Shows & Panels
- AFCEA Answers
- Ask the CIO
- The Big Data Dilemma
- Carrying On with Continuity of Operations
- Connected Government
- Constituent Servicing
- Continuous Monitoring: Tools and Techniques for Trustworthy Government IT
- The Cyber Imperative
- Cyber Solutions for 2013 and Beyond
- The Data Privacy Imperative: Safeguarding Sensitive Data
- Expert Voices
- Federal Executive Forum
- Federal IT Challenge
- Federal Tech Talk
- Mission-critical Apps in the Cloud
- The Modern Federal Threat Landscape
- The Path from Legacy Systems
- The Real Deal on Digital Government
- The Reality of Continuous Monitoring... Is Your Agency Secure?
- Veterans in Private Sector: Making the Transition
Shows & Panels
When a "COLA" is not a "COLA"
Monday - 8/27/2012, 10:49pm EDT
Together they examine the annual system for pay adjustments for federal employees and federal retirees. The systems are very different because they are based on different sets of economic factors.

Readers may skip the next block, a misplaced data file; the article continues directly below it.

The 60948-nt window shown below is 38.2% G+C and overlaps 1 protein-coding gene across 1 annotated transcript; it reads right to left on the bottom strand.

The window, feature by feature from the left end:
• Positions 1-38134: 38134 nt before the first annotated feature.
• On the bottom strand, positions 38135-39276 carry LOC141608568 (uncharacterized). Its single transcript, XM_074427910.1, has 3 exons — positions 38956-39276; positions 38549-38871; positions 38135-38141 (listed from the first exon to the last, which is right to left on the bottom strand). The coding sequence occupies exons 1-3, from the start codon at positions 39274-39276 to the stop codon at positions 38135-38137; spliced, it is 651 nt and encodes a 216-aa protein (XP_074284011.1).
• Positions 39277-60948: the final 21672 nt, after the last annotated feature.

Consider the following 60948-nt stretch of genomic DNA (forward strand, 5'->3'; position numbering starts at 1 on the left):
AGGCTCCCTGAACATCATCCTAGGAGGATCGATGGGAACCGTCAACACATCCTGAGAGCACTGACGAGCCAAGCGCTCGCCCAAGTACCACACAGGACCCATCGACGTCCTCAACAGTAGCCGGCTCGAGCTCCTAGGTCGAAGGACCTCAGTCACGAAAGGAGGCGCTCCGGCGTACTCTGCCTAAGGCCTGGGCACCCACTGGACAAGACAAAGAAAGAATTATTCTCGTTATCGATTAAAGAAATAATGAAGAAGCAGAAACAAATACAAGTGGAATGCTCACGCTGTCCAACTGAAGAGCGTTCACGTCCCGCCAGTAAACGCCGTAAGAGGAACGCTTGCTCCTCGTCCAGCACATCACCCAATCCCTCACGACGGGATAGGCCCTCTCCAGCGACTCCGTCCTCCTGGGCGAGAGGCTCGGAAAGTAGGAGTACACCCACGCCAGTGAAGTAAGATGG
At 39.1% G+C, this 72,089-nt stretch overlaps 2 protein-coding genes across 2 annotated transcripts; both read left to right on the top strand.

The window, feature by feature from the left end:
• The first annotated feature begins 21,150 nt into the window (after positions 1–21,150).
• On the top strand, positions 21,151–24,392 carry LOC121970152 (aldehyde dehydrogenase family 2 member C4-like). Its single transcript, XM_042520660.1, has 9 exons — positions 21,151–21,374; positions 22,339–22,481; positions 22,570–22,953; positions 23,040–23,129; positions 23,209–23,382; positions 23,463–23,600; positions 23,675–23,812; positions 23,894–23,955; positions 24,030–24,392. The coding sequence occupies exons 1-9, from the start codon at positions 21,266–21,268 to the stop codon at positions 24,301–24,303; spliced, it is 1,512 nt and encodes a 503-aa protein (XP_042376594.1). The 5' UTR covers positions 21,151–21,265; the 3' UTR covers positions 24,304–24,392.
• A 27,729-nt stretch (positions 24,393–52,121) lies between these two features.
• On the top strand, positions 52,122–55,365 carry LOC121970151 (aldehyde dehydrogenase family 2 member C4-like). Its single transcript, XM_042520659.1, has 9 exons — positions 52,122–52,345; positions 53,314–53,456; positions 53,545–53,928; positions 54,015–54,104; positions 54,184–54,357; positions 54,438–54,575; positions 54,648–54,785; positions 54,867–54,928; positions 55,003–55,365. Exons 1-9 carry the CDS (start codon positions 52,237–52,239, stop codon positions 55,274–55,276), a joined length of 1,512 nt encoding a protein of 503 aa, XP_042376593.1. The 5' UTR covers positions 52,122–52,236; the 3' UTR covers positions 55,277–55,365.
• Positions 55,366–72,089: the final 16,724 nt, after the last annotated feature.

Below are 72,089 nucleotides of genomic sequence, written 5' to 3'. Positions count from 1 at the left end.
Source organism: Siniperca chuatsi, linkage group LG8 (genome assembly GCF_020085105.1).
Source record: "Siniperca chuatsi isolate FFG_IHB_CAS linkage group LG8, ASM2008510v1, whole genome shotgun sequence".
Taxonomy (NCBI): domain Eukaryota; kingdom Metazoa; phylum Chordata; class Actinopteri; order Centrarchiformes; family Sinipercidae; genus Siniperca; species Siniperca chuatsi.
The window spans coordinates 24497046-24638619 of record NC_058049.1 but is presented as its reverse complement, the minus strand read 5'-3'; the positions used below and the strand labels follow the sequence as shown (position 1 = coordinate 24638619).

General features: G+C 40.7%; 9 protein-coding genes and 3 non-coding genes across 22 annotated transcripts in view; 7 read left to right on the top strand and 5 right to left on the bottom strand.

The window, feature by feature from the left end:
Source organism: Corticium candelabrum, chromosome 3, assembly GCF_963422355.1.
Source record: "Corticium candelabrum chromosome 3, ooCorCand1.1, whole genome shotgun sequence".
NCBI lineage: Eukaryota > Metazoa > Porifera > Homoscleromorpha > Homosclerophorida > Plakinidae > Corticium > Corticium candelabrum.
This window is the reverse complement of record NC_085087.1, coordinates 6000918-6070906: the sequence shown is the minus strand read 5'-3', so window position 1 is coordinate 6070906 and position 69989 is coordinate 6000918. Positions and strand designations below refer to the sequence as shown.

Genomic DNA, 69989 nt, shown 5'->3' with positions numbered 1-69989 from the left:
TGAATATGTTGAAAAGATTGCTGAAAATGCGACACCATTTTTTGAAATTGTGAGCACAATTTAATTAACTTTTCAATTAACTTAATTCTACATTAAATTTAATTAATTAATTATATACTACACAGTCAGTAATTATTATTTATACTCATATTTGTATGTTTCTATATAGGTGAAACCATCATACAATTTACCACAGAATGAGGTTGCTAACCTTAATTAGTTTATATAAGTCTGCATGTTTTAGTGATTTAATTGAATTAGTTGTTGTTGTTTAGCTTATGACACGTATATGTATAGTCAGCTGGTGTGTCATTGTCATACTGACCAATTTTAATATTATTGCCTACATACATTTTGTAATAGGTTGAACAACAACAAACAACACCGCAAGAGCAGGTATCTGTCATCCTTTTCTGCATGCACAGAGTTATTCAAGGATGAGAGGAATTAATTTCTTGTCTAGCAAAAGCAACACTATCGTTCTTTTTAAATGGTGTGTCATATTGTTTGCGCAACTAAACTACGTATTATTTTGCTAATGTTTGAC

As Braunstein explains, active federal employees, technically speaking, do not receive a cost-of-living allowance, or COLA. Instead, increases in pay, when they do occur, are based on the change in private sector wages and salaries. This is done to keep government salaries competitive with private sector salaries and is known as a "pay comparability adjustment," Braunstein says.
Federal retirees, on the other hand, do receive a COLA based on the changes in the Consumer Price Index. As Braunstein and Leins explain in today's show, the goal is to keep your income at the same level of purchasing power throughout your retirement.